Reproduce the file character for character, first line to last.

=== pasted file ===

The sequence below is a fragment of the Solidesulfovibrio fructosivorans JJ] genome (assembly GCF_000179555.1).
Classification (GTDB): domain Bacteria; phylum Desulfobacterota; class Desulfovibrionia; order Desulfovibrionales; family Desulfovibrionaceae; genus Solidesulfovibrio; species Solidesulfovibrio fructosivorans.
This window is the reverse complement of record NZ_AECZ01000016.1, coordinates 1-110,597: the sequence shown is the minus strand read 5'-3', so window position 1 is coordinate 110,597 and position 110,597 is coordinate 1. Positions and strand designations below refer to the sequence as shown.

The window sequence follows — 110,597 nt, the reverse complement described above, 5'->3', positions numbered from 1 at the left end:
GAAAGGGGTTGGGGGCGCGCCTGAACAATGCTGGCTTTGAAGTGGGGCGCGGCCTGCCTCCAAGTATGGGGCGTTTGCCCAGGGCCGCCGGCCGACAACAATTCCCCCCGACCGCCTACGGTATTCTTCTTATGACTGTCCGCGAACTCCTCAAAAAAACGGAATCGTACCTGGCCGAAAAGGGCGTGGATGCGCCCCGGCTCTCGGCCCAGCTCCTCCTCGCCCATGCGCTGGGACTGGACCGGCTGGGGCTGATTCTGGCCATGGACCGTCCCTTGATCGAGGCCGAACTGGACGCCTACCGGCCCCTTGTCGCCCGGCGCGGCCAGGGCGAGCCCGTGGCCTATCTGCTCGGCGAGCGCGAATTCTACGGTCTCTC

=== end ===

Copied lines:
The sequence below is a fragment of the Solidesulfovibrio fructosivorans JJ] genome (assembly GCF_000179555.1).
Classification (GTDB): domain Bacteria; phylum Desulfobacterota; class Desulfovibrionia; order Desulfovibrionales; family Desulfovibrionaceae; genus Solidesulfovibrio; species Solidesulfovibrio fructosivorans.
This window is the reverse complement of record NZ_AECZ01000016.1, coordinates 1-110,597: the sequence shown is the minus strand read 5'-3', so window position 1 is coordinate 110,597 and position 110,597 is coordinate 1. Positions and strand designations below refer to the sequence as shown.

The window sequence follows — 110,597 nt, the reverse complement described above, 5'->3', positions numbered from 1 at the left end:
GAAAGGGGTTGGGGGCGCGCCTGAACAATGCTGGCTTTGAAGTGGGGCGCGGCCTGCCTCCAAGTATGGGGCGTTTGCCCAGGGCCGCCGGCCGACAACAATTCCCCCCGACCGCCTACGGTATTCTTCTTATGACTGTCCGCGAACTCCTCAAAAAAACGGAATCGTACCTGGCCGAAAAGGGCGTGGATGCGCCCCGGCTCTCGGCCCAGCTCCTCCTCGCCCATGCGCTGGGACTGGACCGGCTGGGGCTGATTCTGGCCATGGACCGTCCCTTGATCGAGGCCGAACTGGACGCCTACCGGCCCCTTGTCGCCCGGCGCGGCCAGGGCGAGCCCGTGGCCTATCTGCTCGGCGAGCGCGAATTCTACGGTCTCTC